#WhyIScience Q&A: An endocrinologist and clinical researcher explores how racism and other social factors affect patients with type 2 diabetes
Sara Jane Cromer was a medical student at Baylor University’s Ben Taub Hospital in Houston, Texas when she first observed the impact of the “social determinants of health,” which refers to how a person’s socioeconomic status and other environmental factors affect their health. In the clinic, she saw patients every day who were undocumented, racially stigmatized, and often weighed whether to skip meals to afford their medications.
This experience inspired Cromer to dedicate her research to studying how the social determinants of health affect patients with type 2 diabetes. Over time, she noticed that patients with lower socioeconomic status or limited health literacy weren’t always offered the same medication or treatment options as their counterparts with higher socioeconomic status, even if they had the same type of health insurance. As an endocrinologist at Massachusetts General Hospital and a postdoctoral scholar in the Broad Institute of MIT and Harvard’s Diabetes Research Group, she’s shown how biases can affect how doctors provide care to patients of color.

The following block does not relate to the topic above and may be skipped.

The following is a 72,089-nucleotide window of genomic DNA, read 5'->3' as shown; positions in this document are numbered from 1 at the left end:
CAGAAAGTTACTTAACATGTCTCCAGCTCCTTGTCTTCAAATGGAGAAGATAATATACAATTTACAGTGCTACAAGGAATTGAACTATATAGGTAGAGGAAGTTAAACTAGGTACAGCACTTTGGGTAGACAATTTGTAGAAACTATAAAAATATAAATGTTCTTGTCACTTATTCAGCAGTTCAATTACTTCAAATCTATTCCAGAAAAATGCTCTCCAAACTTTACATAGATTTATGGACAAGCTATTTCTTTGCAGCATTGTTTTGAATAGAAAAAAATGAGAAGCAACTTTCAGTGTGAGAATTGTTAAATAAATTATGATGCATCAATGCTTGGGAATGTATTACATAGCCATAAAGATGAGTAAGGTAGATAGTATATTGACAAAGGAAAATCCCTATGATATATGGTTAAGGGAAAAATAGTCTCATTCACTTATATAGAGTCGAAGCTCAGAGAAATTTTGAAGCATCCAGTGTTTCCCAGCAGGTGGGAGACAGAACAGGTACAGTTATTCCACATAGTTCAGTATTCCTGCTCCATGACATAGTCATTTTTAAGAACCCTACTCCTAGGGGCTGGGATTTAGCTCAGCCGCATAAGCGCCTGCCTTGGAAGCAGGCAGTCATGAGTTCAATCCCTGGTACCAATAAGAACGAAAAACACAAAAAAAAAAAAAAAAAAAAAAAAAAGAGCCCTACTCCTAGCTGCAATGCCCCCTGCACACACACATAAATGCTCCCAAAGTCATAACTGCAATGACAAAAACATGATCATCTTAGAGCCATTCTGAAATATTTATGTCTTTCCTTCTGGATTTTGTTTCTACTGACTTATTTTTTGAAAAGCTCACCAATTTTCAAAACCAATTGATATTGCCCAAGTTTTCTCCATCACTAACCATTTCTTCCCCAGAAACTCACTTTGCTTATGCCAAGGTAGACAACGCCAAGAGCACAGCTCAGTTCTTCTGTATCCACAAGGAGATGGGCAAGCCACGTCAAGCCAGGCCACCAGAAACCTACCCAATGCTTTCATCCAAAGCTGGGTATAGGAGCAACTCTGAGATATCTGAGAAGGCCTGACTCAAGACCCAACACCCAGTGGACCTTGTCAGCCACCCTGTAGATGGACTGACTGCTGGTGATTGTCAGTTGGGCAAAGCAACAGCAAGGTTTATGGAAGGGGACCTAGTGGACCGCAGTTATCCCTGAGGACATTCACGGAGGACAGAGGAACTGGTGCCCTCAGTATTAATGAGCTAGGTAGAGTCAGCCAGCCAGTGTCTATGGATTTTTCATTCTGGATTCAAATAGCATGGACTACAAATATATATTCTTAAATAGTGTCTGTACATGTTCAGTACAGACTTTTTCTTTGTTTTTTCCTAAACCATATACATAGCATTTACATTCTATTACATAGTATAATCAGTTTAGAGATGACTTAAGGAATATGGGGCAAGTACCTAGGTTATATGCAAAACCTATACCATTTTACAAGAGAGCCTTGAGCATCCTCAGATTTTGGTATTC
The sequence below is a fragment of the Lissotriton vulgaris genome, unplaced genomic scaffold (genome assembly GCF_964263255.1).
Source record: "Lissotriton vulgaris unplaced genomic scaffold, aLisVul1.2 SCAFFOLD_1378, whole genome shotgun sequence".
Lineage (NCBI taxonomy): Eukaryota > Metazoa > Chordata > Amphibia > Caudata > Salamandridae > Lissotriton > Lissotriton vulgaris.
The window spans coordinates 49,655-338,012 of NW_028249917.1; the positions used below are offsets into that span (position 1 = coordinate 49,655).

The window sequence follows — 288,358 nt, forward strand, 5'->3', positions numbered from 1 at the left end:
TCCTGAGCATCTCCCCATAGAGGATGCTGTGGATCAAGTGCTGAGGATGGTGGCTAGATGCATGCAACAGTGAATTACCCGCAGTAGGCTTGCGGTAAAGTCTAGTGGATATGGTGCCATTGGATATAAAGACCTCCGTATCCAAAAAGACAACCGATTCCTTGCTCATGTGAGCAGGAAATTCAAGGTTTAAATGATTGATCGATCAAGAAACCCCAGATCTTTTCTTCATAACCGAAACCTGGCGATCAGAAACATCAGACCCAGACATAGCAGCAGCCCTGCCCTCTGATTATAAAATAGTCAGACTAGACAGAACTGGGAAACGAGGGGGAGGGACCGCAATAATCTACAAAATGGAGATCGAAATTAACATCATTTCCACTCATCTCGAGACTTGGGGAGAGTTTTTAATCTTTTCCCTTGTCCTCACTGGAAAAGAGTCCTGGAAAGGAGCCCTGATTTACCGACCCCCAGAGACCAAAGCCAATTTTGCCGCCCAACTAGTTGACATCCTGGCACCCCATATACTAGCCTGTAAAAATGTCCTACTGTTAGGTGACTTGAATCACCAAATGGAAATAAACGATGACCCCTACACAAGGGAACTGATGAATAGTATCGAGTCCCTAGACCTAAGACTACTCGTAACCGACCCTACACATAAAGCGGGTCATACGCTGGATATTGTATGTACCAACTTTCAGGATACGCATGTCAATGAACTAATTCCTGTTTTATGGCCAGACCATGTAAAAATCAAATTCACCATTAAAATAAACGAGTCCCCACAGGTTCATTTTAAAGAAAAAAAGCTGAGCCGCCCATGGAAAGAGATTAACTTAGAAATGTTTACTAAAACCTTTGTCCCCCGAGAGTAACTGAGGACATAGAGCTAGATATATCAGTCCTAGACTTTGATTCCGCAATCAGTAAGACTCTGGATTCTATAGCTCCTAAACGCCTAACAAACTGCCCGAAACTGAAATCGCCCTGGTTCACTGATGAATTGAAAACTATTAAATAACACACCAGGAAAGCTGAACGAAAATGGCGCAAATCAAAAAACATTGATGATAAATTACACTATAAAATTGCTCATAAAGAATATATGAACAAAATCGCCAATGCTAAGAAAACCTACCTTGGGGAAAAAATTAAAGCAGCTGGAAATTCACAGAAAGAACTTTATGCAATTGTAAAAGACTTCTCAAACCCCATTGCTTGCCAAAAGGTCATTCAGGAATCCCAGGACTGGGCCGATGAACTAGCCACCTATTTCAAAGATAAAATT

We spoke with Cromer about her research, barriers that patients of color face in healthcare, and more in this #WhyIScience Q&A.
What are the “social determinants of health”?
That’s a very complicated question, because it’s a term that is defined differently by people in different contexts and is constantly evolving over time. “Social determinants of health” was not a widely recognized term a few decades ago — many instead used “socioeconomic status” to describe people’s social barriers to healthcare.
We’re now trying to be more inclusive when we describe the social determinants of health. They still include things like socioeconomic status — which encompasses employment, educational attainment, and income, among other things — but they also include things like a patient’s environment. For example, some people might not have access to healthy food or live in food deserts. A patient’s physical environment also takes into account air pollution, which has been shown to increase asthma in kids and hospitalizations for chronic obstructive pulmonary disease, and access to green space, which leads to a cooler environment and opportunities to exercise.